Your puppy will often let you know that he needs to go out before he eliminates. Like a child, he’s driven to communicate physical discomfort, but rather than crying for attention, he’ll nip excessively and become restless. Correcting the nipping will only result in confusion. Instead, consider a bathroom run when he gets ornery and always remember to direct him with familiar words. Hang a bell on the route to his potty spot and within no time, he’ll be ringing to clue you in to his potty needs (see “Helping your pup communicate his need to go,” later in this chapter, for more).


If you find that your puppy has no capacity to hold his urine — he’s even going in his crate or when stationed — he may have developed a urinary tract infection. If you think this is the case, take a sample of your puppy’s urine in and ask your veterinarian to check it. To collect a sample from your pup, take a plastic container outside and catch a spray of morning urine by holding it under your puppy as he goes. Either race over and drop it off at your veterinarian’s within an hour or refrigerate it for preservation.

Direction versus Correction

Correcting a puppy’s accidents generally falls flat as a housetraining tool. Puppies really have no clue what you’re trying to get across. I’ve felt your frustration, believe me (I had a dog who still had accidents when she was 9 months old!), but your puppy really doesn’t understand your goals. Delightfully self-centered and absorbed in the nuances of his world, your puppy will jive with your routine only if it’s presented in a clear, matter-of-fact manner.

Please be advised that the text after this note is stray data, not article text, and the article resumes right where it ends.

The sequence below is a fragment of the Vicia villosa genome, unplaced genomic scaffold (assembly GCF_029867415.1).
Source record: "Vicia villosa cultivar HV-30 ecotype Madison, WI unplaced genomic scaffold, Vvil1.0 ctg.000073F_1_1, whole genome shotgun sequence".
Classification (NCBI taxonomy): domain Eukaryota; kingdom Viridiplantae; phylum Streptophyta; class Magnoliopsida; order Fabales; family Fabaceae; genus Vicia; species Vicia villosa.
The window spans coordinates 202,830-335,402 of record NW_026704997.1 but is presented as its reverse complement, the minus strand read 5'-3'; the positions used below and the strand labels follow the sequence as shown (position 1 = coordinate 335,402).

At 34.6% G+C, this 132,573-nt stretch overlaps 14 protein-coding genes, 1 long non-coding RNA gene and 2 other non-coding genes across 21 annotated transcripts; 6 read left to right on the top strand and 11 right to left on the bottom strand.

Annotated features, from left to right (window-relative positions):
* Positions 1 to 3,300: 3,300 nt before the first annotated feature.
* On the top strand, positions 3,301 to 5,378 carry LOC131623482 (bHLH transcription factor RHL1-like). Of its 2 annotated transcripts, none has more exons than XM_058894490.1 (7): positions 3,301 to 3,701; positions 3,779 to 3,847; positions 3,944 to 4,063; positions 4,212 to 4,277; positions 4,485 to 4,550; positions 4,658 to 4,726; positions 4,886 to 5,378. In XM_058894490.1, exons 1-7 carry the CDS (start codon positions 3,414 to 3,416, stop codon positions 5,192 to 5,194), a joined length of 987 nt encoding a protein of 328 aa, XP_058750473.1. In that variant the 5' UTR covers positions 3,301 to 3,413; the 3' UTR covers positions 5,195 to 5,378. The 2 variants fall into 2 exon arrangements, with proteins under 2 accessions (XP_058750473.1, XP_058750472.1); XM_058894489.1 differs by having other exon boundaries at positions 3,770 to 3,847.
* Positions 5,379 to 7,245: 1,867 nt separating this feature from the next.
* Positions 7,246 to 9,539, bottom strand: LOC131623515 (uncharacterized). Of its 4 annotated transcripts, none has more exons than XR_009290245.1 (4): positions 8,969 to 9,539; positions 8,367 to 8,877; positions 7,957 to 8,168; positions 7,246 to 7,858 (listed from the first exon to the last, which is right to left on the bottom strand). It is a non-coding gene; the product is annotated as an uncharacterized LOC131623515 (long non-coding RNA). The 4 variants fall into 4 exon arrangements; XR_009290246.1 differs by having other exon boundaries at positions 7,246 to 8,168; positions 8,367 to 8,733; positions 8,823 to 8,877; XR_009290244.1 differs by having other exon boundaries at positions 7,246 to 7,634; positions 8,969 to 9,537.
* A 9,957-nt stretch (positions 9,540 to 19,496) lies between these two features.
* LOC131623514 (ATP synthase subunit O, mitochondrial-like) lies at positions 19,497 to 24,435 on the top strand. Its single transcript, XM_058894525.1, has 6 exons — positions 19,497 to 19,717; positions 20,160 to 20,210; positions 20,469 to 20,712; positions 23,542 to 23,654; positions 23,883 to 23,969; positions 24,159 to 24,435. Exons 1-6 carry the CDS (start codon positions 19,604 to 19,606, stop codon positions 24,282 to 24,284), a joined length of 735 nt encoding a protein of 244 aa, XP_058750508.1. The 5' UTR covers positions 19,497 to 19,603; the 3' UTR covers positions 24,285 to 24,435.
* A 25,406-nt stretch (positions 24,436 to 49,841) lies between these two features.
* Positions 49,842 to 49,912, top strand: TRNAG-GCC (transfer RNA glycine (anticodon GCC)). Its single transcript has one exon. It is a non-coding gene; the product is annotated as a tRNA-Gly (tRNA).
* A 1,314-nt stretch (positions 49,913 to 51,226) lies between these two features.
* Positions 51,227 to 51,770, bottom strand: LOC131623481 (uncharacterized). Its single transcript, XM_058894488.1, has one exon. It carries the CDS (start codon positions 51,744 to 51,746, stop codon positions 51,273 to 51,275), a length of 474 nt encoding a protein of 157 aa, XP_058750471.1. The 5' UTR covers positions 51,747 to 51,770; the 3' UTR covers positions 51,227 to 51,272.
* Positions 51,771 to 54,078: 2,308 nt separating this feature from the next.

Have a small puppy and a large house? If you don’t restrict his freedom, he may develop a habit of running into an unoccupied space to potty instead of interrupting you. Yes, it’s a polite thing for him to do, but it’s obviously not a pleasant thing. To stop him, limit his freedom and be patient until proper habits are more firmly established.

If you’re having trouble finding the time to present a consistent routine, your puppy will have trouble focusing on your plan. Housetraining takes time, direction, and consistency. Paying attention to these three ingredients will get you far.


If you’ve never potty trained a child or housetrained a puppy, you’re in for a surprise: It takes time. In the case of puppy training, it takes time to secure a leash and navigate to his area. Then, it takes time to wait for the elimination light bulb to go off in your puppy’s head. Let all expectations go, because housetraining could take days, weeks, or months.